Teeth and hard structures called dermal odontodes are evolutionarily related, arising from the same developmental system, a new study published today in eLife shows.

Part of a jawbone of the 422-million-year-old fossil bony fish Lophosteus, visualised with a high-resolution X-ray technique. On the right, the surface of the jawbone is shown in grey. In the middle, exposed teeth are highlighted in gold and dermal odontodes in shades of purple, pink and red. On the left, the bone itself is made transparent, revealing internal blood vessels and pulp cavities, shown in blue and green, as well as the embedded teeth and dermal odontodes. ©Chen et al. (CC BY 4.0)

These findings in ancient fish fossils contradict established claims about the difference between the two structures based on modern sharks, and provide potential new insights into the origins and development of teeth.

Odontodes are hard structures made of dentine, the main substance in ivory, and are found on the outside surfaces of animals with backbones (vertebrates). Teeth are an example of odontodes but some animals also have them on their skin, such as the tooth-like ‘scales’ of sharks. These are known as dermal odontodes.

“Teeth and dermal odontodes are thought to have evolved separately because they seem to develop in different ways,” says lead author Donglei Chen, a researcher at the Department of Organismal Biology, Uppsala University, Sweden. “However, most of what we know is limited to modern sharks in which the difference between these structures has become very distinct. To understand the relationship between the two more clearly, we needed to turn to the fossil record.”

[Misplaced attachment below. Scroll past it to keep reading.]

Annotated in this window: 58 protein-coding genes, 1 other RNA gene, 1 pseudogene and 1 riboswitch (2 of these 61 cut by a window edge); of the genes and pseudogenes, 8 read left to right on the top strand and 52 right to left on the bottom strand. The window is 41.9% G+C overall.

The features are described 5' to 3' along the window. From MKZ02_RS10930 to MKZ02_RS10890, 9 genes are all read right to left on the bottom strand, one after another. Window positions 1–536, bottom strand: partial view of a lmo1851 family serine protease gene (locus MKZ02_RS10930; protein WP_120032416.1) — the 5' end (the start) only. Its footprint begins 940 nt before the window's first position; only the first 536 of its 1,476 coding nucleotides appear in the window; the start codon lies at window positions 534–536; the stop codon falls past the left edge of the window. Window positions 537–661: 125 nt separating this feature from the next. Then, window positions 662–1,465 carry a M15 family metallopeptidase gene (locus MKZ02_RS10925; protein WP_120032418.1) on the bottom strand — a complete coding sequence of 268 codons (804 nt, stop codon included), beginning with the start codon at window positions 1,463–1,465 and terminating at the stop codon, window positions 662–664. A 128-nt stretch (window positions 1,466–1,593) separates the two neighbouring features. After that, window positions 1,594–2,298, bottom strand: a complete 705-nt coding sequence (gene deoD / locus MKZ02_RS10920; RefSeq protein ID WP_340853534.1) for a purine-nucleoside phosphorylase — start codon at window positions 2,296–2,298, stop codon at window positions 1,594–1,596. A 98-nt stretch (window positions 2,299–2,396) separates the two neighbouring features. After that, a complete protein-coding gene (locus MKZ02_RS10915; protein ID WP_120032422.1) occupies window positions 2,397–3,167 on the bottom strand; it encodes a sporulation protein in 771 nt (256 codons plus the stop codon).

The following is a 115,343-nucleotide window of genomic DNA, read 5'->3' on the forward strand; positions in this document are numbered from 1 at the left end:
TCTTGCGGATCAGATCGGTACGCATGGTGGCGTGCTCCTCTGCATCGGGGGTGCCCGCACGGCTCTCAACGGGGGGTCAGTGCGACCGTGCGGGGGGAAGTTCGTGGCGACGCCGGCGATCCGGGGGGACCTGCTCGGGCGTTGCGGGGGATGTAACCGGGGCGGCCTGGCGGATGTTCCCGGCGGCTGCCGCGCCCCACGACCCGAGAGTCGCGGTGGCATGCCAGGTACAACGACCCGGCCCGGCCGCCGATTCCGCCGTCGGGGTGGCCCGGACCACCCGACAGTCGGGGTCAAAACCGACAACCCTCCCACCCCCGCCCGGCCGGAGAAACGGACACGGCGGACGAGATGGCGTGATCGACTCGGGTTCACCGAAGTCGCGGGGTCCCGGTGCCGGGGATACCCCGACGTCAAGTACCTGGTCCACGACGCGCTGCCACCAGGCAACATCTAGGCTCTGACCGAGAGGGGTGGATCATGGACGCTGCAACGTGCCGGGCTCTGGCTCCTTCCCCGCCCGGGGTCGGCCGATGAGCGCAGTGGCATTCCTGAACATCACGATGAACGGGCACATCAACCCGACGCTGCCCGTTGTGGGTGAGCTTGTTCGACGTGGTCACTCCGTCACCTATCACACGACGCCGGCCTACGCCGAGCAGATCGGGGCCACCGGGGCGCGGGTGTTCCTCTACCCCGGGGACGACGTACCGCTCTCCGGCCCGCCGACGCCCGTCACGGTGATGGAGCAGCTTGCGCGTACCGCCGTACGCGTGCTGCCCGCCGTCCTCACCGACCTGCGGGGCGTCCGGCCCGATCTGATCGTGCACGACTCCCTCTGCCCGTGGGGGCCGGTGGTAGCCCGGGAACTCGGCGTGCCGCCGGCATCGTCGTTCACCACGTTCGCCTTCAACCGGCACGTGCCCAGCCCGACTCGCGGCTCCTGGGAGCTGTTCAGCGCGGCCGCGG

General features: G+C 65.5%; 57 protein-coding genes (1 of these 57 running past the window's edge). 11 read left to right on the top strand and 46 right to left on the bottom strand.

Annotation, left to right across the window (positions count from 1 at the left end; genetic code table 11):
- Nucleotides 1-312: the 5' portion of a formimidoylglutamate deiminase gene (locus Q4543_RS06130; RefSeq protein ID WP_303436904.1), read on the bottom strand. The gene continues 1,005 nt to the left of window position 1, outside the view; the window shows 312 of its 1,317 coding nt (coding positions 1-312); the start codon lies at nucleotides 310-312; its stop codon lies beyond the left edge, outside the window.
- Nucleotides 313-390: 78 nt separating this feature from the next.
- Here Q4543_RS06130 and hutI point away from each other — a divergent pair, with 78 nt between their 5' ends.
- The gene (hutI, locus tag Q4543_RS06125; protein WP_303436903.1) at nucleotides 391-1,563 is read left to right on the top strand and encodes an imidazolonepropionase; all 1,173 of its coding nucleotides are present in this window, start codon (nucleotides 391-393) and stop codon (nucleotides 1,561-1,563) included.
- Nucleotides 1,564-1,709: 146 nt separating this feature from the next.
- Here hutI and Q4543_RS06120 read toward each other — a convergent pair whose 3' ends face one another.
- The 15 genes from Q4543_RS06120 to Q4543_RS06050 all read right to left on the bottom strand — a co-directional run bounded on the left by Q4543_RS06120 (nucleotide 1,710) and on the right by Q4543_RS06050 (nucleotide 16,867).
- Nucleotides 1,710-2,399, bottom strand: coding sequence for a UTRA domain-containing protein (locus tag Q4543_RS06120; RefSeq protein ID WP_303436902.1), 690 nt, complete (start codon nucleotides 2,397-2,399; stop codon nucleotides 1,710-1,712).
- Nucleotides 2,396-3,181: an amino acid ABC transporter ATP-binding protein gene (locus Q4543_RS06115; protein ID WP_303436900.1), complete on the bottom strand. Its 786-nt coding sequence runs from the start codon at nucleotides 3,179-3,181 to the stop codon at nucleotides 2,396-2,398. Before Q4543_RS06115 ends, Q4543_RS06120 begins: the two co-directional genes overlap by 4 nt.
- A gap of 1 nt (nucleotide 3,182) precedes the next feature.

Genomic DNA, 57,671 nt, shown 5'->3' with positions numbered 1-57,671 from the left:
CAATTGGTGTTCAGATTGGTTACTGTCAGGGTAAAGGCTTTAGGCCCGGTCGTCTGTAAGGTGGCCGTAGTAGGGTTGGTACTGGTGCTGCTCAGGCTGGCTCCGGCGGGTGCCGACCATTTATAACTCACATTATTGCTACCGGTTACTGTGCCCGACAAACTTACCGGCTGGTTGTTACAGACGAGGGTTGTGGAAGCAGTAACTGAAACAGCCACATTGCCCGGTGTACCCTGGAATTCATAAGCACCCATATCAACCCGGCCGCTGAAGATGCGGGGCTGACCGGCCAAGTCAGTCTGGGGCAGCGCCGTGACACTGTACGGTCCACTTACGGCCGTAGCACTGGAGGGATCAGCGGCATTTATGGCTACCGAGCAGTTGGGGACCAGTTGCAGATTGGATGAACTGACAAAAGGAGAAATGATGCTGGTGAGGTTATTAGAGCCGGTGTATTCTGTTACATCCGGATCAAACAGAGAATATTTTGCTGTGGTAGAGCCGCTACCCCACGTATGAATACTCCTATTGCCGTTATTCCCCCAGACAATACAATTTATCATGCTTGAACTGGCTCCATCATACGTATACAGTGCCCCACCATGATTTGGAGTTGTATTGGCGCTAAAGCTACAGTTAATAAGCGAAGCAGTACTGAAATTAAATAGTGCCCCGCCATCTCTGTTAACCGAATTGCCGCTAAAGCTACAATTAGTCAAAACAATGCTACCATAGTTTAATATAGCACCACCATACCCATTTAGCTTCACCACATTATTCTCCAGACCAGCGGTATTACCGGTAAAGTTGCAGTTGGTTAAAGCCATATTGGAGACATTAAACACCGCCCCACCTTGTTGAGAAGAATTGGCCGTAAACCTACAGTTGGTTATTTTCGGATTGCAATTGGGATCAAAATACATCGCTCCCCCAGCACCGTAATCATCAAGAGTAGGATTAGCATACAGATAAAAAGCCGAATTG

The team looked at fossils of one of the earliest bony fishes called Lophosteus which lived more than 400 million years ago. They chose this fish because it represents an early stage of tooth evolution, bringing them closer to the time when teeth and dermal odontodes could have separated in the hopes that any developmental similarities between the two would be more obvious.

The researchers used high-resolution X-ray imaging to look at the three-dimensional structure of odontodes in Lophosteus at different stages of development. They found that the appearance of odontodes were similar at the early stages of development but would change depending on whether they grew into the mouth or the face. This suggests there were different chemical signals in each area directing their development. At the later stages, some dermal odontodes would move from the face to the mouth and begin to look like teeth.

These findings suggest that both types of odontodes are able to respond to the same signals controlling each other’s development and are made by the same developmental system – not separate systems as previously thought.

“In addition to casting light on the early evolution of our own teeth, our results point to a previously unrecognised evolutionary-developmental relationship between teeth and dermal odontodes,” says senior author Per Ahlberg, PhD, Professor at the Department of Organismal Biology, Uppsala University. “This has potential implications for understanding the signalling that occurs during development and could inspire new lines of developmental research in other organisms.”